By Mary Beth Franklin
Does preparing your income-tax return remind you of taking a final exam in a foreign language that you don't understand? We can help. Think of Kiplinger as your Berlitz guide to taxes. We've translated key words so that you can understand not only what they mean but also how they can help you lower your tax bill.
Start with adjusted gross income. AGI includes your total income from all taxable sources (such as wages, interest, dividends, and self-employment and rental income) minus certain adjustments (see below). AGI is the key to determining your eligibility for certain tax benefits -- or, if it is too high, your exclusion from them.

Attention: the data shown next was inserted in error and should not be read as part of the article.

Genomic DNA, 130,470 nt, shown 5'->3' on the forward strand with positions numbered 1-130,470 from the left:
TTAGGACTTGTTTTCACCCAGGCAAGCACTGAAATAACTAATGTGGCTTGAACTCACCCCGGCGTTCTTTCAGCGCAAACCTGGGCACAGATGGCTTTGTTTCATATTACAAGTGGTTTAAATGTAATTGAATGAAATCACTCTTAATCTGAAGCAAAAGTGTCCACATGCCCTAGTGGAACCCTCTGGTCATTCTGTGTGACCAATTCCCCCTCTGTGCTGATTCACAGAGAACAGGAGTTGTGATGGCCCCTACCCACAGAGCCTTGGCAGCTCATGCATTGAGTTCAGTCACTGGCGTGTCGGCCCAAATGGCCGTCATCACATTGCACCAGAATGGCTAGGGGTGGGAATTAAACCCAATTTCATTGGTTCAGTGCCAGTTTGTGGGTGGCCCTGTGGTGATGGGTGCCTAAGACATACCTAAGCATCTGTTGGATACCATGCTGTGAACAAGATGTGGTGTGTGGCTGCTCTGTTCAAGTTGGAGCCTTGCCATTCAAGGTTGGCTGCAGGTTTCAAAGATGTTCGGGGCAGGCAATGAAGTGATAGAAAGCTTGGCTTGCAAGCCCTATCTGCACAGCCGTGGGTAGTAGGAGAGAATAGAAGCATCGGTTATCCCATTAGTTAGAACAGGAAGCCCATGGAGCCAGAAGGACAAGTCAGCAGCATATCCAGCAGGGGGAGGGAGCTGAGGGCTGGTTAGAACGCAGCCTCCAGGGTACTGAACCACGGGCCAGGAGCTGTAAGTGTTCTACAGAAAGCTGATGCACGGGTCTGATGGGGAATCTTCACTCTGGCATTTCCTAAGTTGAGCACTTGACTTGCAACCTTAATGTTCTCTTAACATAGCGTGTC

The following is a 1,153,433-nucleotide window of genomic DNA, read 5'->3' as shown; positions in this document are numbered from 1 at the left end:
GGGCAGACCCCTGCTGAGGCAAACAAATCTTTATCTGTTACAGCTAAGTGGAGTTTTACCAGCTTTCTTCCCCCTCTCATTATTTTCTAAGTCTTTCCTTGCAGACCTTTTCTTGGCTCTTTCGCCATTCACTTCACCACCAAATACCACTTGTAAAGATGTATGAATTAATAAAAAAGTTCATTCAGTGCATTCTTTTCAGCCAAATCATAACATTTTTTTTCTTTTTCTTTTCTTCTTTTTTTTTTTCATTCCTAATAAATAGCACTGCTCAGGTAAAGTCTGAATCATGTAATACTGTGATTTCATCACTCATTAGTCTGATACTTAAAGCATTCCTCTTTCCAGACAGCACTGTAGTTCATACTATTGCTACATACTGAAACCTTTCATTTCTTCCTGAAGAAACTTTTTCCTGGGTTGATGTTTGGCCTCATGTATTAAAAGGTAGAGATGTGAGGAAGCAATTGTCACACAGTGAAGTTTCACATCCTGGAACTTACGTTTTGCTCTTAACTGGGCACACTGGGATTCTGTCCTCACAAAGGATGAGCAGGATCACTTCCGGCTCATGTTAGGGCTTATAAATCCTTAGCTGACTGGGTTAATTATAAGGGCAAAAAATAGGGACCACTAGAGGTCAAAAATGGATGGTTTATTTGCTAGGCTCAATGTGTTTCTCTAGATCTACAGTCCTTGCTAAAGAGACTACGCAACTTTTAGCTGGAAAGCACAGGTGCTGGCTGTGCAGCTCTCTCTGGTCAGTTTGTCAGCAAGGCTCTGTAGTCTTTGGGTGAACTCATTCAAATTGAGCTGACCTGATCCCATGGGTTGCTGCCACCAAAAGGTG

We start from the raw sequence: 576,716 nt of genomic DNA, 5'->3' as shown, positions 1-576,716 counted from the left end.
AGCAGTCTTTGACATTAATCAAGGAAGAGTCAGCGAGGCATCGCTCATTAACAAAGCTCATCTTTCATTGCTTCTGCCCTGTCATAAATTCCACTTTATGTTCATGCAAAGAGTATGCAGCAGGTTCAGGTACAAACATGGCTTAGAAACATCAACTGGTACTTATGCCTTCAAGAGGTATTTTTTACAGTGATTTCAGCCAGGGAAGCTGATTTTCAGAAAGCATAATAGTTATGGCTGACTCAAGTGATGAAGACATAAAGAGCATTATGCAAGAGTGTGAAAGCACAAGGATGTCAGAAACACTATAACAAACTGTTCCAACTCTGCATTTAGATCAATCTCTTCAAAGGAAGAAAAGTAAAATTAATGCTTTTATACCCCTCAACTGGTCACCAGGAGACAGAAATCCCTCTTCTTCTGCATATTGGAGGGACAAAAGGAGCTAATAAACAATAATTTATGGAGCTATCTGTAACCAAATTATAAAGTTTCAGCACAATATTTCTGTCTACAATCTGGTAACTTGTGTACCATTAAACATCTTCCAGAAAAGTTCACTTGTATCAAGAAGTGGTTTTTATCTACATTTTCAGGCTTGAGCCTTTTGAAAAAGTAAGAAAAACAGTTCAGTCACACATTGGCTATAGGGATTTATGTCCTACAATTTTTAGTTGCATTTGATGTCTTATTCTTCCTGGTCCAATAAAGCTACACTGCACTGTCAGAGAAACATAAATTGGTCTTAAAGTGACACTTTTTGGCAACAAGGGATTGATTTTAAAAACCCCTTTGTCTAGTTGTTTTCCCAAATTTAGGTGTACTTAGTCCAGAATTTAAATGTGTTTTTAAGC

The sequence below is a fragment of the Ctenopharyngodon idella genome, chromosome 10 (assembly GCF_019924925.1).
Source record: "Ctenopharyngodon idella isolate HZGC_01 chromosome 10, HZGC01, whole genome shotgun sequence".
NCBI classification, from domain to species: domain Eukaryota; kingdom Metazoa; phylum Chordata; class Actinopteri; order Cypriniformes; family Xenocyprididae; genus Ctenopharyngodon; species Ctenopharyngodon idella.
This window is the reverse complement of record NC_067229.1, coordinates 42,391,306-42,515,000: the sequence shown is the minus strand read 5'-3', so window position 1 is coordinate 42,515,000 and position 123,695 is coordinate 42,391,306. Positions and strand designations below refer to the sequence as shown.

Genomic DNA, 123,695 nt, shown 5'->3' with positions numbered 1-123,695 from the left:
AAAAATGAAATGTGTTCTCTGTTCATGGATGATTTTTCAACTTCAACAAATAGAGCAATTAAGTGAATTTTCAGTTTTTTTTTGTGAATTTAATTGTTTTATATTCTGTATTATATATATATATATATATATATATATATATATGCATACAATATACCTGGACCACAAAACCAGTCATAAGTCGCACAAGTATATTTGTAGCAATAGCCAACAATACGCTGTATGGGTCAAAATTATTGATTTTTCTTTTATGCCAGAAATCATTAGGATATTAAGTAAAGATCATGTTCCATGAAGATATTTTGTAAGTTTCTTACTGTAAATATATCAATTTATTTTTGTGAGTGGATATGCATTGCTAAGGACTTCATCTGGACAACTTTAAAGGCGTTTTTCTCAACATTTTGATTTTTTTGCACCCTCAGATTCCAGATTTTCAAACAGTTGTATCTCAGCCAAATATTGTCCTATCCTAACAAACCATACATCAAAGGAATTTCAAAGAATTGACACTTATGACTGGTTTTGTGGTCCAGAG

Some of those adjustments to income, also known as above-the-line deductions, include deductible contributions to IRAs and Health Savings Accounts, student loan interest, travel expenses for military reservists, job-related moving expenses, and out-of-pocket expenses for teachers who purchase classroom supplies. You can claim these tax breaks whether or not you itemize your deductions (see below) and use them to reduce your AGI.
You can also deduct a personal exemption, worth $3,500 apiece in 2008, for yourself, your spouse and each of your dependents. So a family of four could deduct $14,000 in personal exemptions from their taxable income on their 2008 tax return.. (The value of exemptions is partially phased out at higher income levels.)